Trend Following Primer Series – Compiling a Sub Portfolio: A First Glimpse of our Creation –  Part 18

Primer Series Contents

Compiling a Sub Portfolio: A First Glimpse of our Creation

In our last Primer, we left our readers at the point of our Workflow Process where all aspects of robustness had been completed, with validation that each return stream meets ‘historical robustness‘ and  ‘responsiveness to change‘ objectives.

We were left with say 40 markets offering 50 systems each or 2000 total return streams from which we could then weave our portfolio magic in this Primer.

Each of these possible candidates were uncompounded, yet we understood from their risk to reward architecture, that they would fly to the heavens under path dependence when we compounded their story.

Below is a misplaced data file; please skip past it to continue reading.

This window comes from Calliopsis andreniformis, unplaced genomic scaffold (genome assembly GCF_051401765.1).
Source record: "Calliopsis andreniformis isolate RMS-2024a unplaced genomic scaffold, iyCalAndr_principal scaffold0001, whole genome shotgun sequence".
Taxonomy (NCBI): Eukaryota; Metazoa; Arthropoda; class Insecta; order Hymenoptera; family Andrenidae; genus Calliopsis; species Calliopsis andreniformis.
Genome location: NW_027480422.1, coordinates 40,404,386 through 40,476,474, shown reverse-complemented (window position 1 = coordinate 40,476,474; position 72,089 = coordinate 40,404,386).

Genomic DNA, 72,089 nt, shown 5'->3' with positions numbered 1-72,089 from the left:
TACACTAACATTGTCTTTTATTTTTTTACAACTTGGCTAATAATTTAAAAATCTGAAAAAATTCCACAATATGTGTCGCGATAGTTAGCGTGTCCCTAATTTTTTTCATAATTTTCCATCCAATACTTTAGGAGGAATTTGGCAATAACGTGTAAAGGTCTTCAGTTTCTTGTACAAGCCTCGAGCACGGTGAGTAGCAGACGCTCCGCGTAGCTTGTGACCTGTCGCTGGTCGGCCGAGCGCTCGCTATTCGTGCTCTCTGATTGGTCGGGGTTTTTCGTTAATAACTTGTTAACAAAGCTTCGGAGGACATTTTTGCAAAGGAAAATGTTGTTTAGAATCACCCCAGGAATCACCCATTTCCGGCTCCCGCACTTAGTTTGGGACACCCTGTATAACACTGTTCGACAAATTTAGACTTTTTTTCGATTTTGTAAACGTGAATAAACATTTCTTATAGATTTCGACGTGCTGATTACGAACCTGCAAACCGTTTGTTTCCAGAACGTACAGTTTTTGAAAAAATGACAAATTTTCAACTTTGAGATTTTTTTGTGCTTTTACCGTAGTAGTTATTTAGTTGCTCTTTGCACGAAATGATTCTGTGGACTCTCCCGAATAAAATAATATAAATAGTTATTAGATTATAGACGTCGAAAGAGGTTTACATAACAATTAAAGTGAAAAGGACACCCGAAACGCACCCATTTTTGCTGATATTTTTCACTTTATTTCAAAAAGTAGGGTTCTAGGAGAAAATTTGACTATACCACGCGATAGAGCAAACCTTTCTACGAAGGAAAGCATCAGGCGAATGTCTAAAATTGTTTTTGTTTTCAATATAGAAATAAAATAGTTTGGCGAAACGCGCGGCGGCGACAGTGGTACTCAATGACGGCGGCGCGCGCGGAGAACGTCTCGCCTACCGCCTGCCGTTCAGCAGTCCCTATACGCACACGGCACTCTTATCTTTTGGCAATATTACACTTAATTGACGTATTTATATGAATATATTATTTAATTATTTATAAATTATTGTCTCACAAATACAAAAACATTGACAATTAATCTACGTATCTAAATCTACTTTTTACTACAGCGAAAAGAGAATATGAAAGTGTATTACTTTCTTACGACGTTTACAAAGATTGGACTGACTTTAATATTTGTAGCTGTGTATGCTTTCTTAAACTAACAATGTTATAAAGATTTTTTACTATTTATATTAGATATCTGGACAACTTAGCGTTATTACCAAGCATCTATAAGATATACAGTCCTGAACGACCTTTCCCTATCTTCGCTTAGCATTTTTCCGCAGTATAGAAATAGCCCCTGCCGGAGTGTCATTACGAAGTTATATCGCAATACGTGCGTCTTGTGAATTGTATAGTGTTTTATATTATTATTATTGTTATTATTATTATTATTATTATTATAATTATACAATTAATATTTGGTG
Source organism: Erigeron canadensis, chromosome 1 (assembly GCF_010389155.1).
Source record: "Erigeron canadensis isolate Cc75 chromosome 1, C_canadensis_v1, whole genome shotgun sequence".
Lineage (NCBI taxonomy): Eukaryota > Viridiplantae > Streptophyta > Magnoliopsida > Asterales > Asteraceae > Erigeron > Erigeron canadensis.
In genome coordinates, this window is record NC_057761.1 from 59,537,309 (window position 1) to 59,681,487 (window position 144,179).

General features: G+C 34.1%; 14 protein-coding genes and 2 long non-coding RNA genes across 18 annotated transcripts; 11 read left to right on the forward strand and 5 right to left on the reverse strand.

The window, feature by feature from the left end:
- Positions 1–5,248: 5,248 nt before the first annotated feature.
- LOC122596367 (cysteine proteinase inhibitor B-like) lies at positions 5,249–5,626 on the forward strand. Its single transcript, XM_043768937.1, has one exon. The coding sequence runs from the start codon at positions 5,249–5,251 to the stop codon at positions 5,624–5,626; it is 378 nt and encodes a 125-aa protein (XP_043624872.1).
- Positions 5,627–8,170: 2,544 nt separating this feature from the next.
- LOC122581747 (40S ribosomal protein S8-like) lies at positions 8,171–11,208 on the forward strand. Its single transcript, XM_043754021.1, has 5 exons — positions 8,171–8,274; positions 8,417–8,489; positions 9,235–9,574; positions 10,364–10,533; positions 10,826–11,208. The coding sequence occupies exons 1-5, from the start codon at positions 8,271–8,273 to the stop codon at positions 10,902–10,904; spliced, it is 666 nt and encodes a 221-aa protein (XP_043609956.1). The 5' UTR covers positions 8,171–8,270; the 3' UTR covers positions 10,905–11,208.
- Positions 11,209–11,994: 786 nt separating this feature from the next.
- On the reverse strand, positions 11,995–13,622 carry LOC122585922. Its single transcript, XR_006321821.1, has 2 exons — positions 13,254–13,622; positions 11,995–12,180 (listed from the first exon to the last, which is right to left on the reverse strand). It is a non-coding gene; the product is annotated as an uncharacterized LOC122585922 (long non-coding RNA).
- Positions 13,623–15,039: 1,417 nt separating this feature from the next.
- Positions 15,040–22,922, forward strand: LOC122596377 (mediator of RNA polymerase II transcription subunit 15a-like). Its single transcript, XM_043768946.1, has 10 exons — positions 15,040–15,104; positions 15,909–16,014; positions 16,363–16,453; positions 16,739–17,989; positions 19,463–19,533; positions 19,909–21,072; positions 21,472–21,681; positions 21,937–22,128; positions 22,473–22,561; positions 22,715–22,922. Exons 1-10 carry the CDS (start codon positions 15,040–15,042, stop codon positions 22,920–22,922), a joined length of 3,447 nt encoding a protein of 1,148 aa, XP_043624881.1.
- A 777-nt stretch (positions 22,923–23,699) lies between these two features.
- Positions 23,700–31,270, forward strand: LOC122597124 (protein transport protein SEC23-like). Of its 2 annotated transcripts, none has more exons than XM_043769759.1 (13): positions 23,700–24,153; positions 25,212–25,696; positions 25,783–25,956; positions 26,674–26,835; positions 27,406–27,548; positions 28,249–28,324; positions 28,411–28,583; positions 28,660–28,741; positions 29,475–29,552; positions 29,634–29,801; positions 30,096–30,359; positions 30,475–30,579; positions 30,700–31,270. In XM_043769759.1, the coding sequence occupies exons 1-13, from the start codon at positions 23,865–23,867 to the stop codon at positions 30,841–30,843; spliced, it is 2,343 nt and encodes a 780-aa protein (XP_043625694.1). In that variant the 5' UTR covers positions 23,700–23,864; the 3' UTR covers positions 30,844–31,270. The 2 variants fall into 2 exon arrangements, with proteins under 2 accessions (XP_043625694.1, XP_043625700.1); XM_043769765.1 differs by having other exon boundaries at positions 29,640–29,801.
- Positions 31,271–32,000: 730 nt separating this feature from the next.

Now before we can reveal our artwork (our diversified systematic trend following portfolio), there are two further processes we need to undertake to finalise the Workflow.

  1. We need to compile our return streams into Sub-portfolios (or discreet markets); and
  2. We then need to compile our Sub-portfolios into a single consolidated Global Portfolio.

We will be looking at Sub Portfolio creation in this Primer, and in our next Primer, which describes the final phase of the Workflow, we will be compiling our Masterpiece (the Global Portfolio).

Sub Portfolio Creation